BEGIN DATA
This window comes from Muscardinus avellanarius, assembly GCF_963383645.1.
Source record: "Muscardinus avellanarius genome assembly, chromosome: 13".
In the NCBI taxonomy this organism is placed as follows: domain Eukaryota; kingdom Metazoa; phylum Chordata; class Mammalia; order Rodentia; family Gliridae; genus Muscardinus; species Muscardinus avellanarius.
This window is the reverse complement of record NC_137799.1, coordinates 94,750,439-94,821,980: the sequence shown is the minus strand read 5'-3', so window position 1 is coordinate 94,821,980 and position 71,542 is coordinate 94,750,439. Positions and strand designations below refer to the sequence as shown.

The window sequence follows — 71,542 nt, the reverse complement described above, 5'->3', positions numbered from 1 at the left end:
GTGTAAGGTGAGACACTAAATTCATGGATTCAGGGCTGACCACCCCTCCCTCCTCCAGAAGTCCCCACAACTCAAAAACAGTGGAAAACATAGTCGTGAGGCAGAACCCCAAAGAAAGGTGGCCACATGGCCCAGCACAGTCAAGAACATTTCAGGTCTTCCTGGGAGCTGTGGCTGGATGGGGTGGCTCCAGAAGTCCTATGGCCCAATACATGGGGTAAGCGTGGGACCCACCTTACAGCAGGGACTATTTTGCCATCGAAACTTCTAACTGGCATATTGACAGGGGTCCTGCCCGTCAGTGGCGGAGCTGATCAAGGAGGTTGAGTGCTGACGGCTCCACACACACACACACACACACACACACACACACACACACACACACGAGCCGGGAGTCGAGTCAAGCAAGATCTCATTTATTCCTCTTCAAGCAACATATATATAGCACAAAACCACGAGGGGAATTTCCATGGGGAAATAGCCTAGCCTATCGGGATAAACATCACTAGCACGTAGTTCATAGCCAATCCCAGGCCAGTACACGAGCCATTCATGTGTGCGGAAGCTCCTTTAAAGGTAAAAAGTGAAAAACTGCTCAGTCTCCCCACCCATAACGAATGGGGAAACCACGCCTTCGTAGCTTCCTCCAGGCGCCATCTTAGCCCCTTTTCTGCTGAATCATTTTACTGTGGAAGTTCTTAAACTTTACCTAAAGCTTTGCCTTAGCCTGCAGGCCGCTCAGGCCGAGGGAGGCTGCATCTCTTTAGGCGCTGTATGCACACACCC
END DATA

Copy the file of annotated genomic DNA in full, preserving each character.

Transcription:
This window comes from Muscardinus avellanarius, assembly GCF_963383645.1.
Source record: "Muscardinus avellanarius genome assembly, chromosome: 13".
In the NCBI taxonomy this organism is placed as follows: domain Eukaryota; kingdom Metazoa; phylum Chordata; class Mammalia; order Rodentia; family Gliridae; genus Muscardinus; species Muscardinus avellanarius.
This window is the reverse complement of record NC_137799.1, coordinates 94,750,439-94,821,980: the sequence shown is the minus strand read 5'-3', so window position 1 is coordinate 94,821,980 and position 71,542 is coordinate 94,750,439. Positions and strand designations below refer to the sequence as shown.

The window sequence follows — 71,542 nt, the reverse complement described above, 5'->3', positions numbered from 1 at the left end:
GTGTAAGGTGAGACACTAAATTCATGGATTCAGGGCTGACCACCCCTCCCTCCTCCAGAAGTCCCCACAACTCAAAAACAGTGGAAAACATAGTCGTGAGGCAGAACCCCAAAGAAAGGTGGCCACATGGCCCAGCACAGTCAAGAACATTTCAGGTCTTCCTGGGAGCTGTGGCTGGATGGGGTGGCTCCAGAAGTCCTATGGCCCAATACATGGGGTAAGCGTGGGACCCACCTTACAGCAGGGACTATTTTGCCATCGAAACTTCTAACTGGCATATTGACAGGGGTCCTGCCCGTCAGTGGCGGAGCTGATCAAGGAGGTTGAGTGCTGACGGCTCCACACACACACACACACACACACACACACACACACACACACACACGAGCCGGGAGTCGAGTCAAGCAAGATCTCATTTATTCCTCTTCAAGCAACATATATATAGCACAAAACCACGAGGGGAATTTCCATGGGGAAATAGCCTAGCCTATCGGGATAAACATCACTAGCACGTAGTTCATAGCCAATCCCAGGCCAGTACACGAGCCATTCATGTGTGCGGAAGCTCCTTTAAAGGTAAAAAGTGAAAAACTGCTCAGTCTCCCCACCCATAACGAATGGGGAAACCACGCCTTCGTAGCTTCCTCCAGGCGCCATCTTAGCCCCTTTTCTGCTGAATCATTTTACTGTGGAAGTTCTTAAACTTTACCTAAAGCTTTGCCTTAGCCTGCAGGCCGCTCAGGCCGAGGGAGGCTGCATCTCTTTAGGCGCTGTATGCACACACCC